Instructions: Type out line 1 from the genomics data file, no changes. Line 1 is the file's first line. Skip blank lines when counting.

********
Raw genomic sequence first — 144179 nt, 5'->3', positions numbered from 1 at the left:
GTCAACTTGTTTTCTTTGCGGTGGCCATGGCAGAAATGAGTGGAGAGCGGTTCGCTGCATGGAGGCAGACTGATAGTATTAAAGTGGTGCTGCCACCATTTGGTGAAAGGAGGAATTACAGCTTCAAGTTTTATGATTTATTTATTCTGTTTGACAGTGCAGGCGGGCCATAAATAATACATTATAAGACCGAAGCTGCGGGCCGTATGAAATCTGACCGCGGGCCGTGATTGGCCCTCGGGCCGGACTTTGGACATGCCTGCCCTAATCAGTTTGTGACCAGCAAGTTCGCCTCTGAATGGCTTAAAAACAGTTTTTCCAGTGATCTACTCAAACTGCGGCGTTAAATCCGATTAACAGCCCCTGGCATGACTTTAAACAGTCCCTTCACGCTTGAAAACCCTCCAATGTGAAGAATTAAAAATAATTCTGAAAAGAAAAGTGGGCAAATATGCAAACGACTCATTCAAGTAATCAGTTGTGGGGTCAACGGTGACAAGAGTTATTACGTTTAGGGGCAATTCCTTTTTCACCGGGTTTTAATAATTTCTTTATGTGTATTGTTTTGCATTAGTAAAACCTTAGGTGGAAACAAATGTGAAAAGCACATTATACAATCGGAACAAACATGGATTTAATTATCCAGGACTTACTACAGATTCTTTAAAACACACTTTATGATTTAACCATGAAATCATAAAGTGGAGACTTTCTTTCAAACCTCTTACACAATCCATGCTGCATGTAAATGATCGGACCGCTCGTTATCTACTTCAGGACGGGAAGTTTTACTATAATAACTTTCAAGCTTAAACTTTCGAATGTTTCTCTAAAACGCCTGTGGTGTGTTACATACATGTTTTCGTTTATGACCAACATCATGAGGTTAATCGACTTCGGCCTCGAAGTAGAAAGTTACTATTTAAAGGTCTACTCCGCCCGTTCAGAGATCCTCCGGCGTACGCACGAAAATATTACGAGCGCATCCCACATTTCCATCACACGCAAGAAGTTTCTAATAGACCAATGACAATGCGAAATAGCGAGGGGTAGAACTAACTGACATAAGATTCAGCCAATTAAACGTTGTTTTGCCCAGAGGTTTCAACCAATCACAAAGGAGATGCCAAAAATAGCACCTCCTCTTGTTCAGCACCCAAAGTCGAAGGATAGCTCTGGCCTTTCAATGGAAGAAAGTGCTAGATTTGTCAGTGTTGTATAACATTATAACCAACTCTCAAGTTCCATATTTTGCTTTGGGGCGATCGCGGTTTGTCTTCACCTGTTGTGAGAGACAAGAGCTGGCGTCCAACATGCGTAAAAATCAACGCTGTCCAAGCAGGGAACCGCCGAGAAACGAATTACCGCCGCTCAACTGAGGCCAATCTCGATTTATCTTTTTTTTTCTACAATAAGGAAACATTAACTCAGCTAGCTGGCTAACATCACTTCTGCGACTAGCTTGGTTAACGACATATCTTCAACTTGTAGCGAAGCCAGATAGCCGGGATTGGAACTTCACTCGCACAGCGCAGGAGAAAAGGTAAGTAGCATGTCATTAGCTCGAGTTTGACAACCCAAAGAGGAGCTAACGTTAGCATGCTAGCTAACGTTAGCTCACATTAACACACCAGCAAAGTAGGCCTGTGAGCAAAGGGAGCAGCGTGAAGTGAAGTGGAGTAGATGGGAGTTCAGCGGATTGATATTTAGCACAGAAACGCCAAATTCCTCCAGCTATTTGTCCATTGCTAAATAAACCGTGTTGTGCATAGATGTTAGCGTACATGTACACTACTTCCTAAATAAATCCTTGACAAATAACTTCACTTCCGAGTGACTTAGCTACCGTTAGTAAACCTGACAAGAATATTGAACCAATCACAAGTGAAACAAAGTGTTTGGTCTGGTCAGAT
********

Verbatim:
Raw genomic sequence first — 144179 nt, 5'->3', positions numbered from 1 at the left: